South Cotabato

South Cotabato wants takeover of electric utility over frequent blackouts

Rommel Rebollido

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South Cotabato wants takeover of electric utility over frequent blackouts

AT WORK. Socoteco I linemen work to relocate distribution poles and transformers affected by the construction of Koronadal City Public Market Building.

courtesy of Socoteco 1

Socoteco I is facing widespread criticism from its member-consumers in South Cotabato, Sultan Kudarat, and Maguindanao del Sur, who complain of frequent blackouts amid the sweltering heat since the start of the dry season

GENERAL SANTOS, Philippines – South Cotabato Governor Reynaldo Tamayo Jr. has proposed that the provincial government take over and operate the South Cotabato I Electric Cooperative (Socoteco I) due to a public uproar over frequent blackouts, and the electric utility’s inadequate services, and relatively high power rates.

For weeks, Socoteco I has been facing widespread criticism from its member-consumers in South Cotabato, Sultan Kudarat, and Maguindanao del Sur, who complained of frequent unscheduled outages amid the sweltering heat since the start of the dry season. The frequent blackouts last for hours.

Socoteco I general manager Raffee Edsel Epistola said the frequent outages were due to wire vibrations that eventually destroyed electrical insulators.

Its power rates have been described by local officials and consumers as “exorbitant,” and the electric utility itself was called “inefficient.” 

The electric cooperative currently charges the highest rate of P16 per kilowatt-hour among electric utilities in the Soccsksargen region. 

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Governor Tamayo said the capitol could step into the picture and acquire and run Socoteco I to resolve the persisting issues that have burdened electric consumers in the province. 

Based on Tamayo’s proposal, the provincial government would put up a hydroelectric power plant and solar power generation facility to augment the power supply in areas under the Socoteco I franchise.

Socoteco I provides electricity to the South Cotabato towns of Banga, Surallah, Santo Niño, Norala, Lake Sebu, Tboli, Tampakan, Tantangan, Koronadal City, and Lutayan in Sultan Kudarat, and Panapan in Buluan town, Maguindanao del Sur province.

Tamayo said Socoteco I, under the provincial government, could invest in power generation to beef up its power supply instead of paying the independent power producer Supreme Power Corporation more than P17 million monthly for electricity that “is not being fully utilized.”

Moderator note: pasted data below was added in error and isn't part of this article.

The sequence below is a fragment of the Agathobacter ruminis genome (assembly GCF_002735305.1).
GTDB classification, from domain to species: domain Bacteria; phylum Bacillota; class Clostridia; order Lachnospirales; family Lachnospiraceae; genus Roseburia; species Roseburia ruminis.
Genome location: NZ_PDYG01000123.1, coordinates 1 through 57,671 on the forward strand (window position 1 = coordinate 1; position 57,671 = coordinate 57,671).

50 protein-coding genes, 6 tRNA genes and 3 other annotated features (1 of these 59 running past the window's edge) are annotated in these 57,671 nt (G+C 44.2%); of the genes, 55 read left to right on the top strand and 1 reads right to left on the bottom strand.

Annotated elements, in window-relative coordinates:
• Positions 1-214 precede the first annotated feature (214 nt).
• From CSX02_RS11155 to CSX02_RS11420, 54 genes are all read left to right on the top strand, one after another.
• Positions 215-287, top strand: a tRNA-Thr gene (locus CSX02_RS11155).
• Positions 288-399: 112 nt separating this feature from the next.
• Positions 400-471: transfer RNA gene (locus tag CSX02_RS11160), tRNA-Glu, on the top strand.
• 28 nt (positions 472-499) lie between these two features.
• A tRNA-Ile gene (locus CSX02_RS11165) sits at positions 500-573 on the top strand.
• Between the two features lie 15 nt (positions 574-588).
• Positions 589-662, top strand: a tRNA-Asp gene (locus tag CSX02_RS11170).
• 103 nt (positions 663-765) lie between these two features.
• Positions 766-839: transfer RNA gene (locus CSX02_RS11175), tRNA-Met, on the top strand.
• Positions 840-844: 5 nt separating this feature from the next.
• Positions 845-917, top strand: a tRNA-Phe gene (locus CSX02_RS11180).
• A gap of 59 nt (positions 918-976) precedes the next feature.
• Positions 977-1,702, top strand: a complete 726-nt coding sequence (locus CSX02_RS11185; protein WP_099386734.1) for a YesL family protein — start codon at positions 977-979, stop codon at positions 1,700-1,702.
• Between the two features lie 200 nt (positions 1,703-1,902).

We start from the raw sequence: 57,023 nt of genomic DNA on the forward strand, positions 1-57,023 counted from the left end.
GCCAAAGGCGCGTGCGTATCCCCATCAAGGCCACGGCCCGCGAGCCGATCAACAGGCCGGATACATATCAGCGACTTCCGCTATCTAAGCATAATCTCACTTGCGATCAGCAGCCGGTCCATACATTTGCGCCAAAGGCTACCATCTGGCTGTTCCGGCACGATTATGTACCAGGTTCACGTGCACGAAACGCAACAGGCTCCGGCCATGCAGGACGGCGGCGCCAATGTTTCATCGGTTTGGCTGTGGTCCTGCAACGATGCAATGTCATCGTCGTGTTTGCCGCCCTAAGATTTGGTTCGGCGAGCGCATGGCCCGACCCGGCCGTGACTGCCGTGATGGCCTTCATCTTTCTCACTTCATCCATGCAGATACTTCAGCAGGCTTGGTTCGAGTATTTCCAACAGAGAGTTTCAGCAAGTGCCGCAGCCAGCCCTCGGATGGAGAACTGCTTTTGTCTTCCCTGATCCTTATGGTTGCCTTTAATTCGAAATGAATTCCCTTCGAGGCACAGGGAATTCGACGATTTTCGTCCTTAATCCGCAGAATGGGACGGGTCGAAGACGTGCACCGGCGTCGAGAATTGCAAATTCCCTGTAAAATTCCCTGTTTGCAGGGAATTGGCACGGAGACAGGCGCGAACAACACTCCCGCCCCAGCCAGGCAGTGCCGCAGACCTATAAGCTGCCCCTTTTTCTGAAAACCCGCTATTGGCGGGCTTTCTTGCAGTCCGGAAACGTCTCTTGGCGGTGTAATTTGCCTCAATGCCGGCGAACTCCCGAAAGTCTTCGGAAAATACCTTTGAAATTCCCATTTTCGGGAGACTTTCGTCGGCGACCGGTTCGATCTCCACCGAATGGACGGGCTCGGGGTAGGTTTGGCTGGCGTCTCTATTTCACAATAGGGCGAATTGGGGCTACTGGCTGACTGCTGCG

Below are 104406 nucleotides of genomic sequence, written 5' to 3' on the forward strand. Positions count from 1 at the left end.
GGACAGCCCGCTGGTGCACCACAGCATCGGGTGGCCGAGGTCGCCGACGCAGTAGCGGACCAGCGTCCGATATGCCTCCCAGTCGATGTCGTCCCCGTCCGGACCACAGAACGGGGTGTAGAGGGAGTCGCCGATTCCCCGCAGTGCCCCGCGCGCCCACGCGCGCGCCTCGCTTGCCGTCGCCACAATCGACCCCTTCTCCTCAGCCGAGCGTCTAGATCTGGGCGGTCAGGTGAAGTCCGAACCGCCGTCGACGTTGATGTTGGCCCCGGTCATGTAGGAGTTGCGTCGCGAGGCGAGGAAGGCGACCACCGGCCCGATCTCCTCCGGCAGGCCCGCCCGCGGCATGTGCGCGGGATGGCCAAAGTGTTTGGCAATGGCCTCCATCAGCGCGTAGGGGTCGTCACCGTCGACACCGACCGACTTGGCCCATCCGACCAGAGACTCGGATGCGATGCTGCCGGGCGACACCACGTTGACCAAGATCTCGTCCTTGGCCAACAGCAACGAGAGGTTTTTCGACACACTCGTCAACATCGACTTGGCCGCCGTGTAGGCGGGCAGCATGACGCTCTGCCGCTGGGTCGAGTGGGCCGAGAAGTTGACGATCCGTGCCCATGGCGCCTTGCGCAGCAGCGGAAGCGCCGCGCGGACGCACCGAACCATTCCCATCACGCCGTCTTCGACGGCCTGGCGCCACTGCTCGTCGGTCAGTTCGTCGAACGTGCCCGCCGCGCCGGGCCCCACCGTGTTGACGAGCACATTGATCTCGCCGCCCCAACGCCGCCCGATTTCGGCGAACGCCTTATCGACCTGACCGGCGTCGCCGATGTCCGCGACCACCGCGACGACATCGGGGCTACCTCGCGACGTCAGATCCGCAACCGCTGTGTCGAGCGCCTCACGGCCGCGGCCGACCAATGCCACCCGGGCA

“We can improve the services and may even bring down the electricity rates of up to P10 per kilowatt-hour,” Tamayo said.

The provincial board summoned Socoteco I officials to answer the public criticisms and shed light on its operations and the state of the power supply in South Cotabato.

Before the province’s legislature, Socoteco I finance officer Francis Fedoc said the cooperative charges the highest among electric cooperatives in the Soccsksargen region because of the rates imposed on it by several power producers. 

Socoteco 1 relies mainly on a 70% generation mix of coal, whose price has soared since the war in Ukraine.

Fedoc said the Power Sector Assets and Liabilities Management Corporation (PSALM) supplies the cheapest electricity at P3 per kilowatt-hour, but Socoteco 1 can only get 25% of its supply requirement due to “some limitations.” 

The public criticisms against the electric utility turned ugly on social media that the Socoteco I management threatened to ban rude cooperative member-consumers on its official Facebook page. 

It released a “Social Media Policy,” which outlines how netizens and member-consumers were expected to behave on its official Facebook page. 

“We would like to remind everyone to keep the discussions appropriate and respectful,” read part of its public announcement.

Socoteco I said the cooperative respects people’s right to free expression but would be intolerant of hate speech, and anyone exhibiting such behavior will be banned or blocked from accessing its Facebook page. 

It also said the cooperative reserves the right to hide and delete inappropriate comments, such as “threats and offensive language, indecent elements, irrelevant or off-topic, misinformation or fake news.”

A power consumer, Maria Roa, snapped back at Socoteco I, “We respect your right to shield yourself from (social media) abuse, but we do not tolerate lousy services, too. I hope that you also improve your services and prevent the frequent blackouts.” – Rappler.com

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